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SXSW Reminder: SAG Foundation Workshop Today

For actors at SXSW, don't forget about the SAG Foundation's final workshop, Actors: Create Your Brand & Corner Your Market, today at 3:30 p.m. at the Austin Convention Center. Details below! SXSW Workshop with the SAG Foundation - Actors: Create Your Brand & Corner Your Market! When: Tuesday, March 12, 3:30 p.m.–4:30 p.m. Where: Austin Convention Center, 4th Floor, Room 13Ab, capacity 152 • Moderator: Rochelle Rose, Screen Actors Guild Foundation • Speaker: Beth Sepko, Beth Sepko Casting / 3rd Coast Extras • Speaker: Bonnie Gillespie, Cricket Feet Casting
See full article at Backstage »

Tmp Interviews: Kathi Carey, Award Winning Director of 'One in Nine'

Separate stories of three individuals whose lives are

completely changed by the same three words:

“You Have Cancer.”

Like Crash and The Hours:

One in Nine … how many women do you know?

One in Nine was never a movie award winning screenwriter and director Kathi Carey intended to make. She had already said all she needed to say about a topic feared and endured by so many people with her acclaimed film Reflections of a Life. Yet there’s no stopping fate, and the demands of fans and her husband’s brilliant idea on just how she could make a feature film while keeping Reflections intact made it impossible for Kathi to ignore that she must make this film.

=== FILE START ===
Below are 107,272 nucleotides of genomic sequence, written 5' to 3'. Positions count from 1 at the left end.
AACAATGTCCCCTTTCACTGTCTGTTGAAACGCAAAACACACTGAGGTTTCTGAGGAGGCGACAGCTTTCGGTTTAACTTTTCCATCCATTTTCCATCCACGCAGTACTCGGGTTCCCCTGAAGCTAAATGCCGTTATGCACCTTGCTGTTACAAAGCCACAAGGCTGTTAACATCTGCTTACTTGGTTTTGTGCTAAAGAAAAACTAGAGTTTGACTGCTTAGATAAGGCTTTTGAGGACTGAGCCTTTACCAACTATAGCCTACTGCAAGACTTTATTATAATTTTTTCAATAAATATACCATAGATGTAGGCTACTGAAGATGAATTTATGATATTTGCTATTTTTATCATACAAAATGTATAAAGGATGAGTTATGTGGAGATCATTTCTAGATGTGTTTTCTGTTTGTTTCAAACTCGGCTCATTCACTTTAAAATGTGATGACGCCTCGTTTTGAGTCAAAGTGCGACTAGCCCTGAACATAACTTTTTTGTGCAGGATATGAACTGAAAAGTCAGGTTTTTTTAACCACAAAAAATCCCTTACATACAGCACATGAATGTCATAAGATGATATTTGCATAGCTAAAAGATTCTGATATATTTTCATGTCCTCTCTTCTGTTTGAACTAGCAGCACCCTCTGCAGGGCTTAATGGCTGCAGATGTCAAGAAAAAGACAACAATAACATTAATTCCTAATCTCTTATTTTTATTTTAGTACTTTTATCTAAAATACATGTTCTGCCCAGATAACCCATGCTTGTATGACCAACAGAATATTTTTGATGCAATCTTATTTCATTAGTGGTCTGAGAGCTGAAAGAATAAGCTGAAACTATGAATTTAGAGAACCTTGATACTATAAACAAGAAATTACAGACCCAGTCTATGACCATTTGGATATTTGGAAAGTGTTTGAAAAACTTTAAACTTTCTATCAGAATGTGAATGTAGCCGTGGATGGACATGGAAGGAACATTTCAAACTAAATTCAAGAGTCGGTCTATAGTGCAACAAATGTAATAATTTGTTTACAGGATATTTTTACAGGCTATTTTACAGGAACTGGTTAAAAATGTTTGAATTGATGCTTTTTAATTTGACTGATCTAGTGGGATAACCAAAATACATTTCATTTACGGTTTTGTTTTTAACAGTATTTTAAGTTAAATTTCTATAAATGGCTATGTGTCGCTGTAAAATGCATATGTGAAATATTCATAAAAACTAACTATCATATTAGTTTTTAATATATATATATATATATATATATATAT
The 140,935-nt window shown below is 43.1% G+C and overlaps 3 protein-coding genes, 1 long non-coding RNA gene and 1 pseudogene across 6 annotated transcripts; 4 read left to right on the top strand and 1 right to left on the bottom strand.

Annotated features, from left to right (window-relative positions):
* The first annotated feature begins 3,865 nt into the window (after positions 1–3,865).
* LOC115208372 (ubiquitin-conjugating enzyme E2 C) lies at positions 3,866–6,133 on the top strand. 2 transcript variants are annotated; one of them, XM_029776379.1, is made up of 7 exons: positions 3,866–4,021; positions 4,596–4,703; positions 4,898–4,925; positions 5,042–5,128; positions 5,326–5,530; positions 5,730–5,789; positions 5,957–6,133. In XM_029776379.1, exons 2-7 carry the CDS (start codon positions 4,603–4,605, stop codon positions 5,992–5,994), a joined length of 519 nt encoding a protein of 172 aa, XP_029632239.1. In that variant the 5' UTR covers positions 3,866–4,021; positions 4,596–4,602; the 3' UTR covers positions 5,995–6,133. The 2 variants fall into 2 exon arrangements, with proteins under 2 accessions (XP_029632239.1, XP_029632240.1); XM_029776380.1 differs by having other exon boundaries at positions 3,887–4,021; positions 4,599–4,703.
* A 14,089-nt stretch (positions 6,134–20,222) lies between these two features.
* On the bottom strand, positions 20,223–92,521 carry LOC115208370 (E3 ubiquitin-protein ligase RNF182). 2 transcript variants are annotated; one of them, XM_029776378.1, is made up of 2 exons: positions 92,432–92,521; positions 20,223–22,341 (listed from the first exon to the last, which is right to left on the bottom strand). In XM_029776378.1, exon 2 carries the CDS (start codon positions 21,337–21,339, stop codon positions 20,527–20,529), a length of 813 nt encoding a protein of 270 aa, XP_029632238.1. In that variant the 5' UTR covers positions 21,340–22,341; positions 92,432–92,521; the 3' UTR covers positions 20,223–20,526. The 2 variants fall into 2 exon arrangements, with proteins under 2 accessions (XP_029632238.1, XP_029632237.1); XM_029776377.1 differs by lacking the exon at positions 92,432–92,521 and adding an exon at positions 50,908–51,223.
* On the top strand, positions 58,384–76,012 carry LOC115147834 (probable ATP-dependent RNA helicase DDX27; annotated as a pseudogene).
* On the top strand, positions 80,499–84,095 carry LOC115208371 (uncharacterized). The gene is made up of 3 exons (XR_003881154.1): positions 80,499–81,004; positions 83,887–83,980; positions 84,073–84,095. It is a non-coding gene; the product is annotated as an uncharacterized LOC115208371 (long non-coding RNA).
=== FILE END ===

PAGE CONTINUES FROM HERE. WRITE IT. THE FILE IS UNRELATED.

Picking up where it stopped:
I was lucky enough to have the opportunity to chat with Kathi about One in Nine, who also directed Worth which is a film that has also garnered numerous accolades. We spoke about One in Nine,
See full article at Cinelinx »

Poll: Why Are So Many American Superheroes Played By Non-American?

  • Reel Movie News
It seems all the American superhero roles are going to foreigners. American's are not winning the roles of some of the greatest superheroes, based on American comics.

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From left to right, Andrew Garfield as Spider-Man, Christian Bale as Batman, Chris Hemsworth as Thor, Hugh Jackman as Wolverine

Here's a brief list of non-American's playing superheroes:

British raised Andrew Garfield - Spider-Man in the new Spider-Man Reboot Australian Chris Hemsworth - Thor in Thor and the upcoming The Avengers English actor Christian Bale - Batman/Bruce Wayne in Batman Begins, The Dark Knight, and the upcoming Dark Knight Rises Australian Hugh Jackman - Wolverine in the X-Men series Australian Eric Bana - Bruce Banner/Hulk in Ang Lee's Hulk Scot James McAvoy - Charles Xavier in X-Men First Class Australian Sam Worthington - Terminator: Salvation and Clash of the Titans Canadian Ryan Reynolds - Hal Jordon/The Green Lantern in
See full article at Reel Movie News »

New Casting Directors

Lisa Soltau was living in Seattle when her friend Bonnie Gillespie sent her a book she had written called "Casting Qs," a compilation of interviews with casting directors. "I read it and I absolutely loved all the aspects of the job," says Soltau. "I loved the entertainment industry and movies and television. The process of casting sounded wonderful."She called one of the two casting offices in Seattle and ended up working as an intern there for about six months. But the CD told her she should move to New York or Los Angeles if she really wanted to pursue a career in casting. "I picked L.A. because I had lived there once for about three years and I thought it would be easier to acclimate there," Soltau says. "Plus I wanted to work on 'Six Feet Under,' which was airing at the time.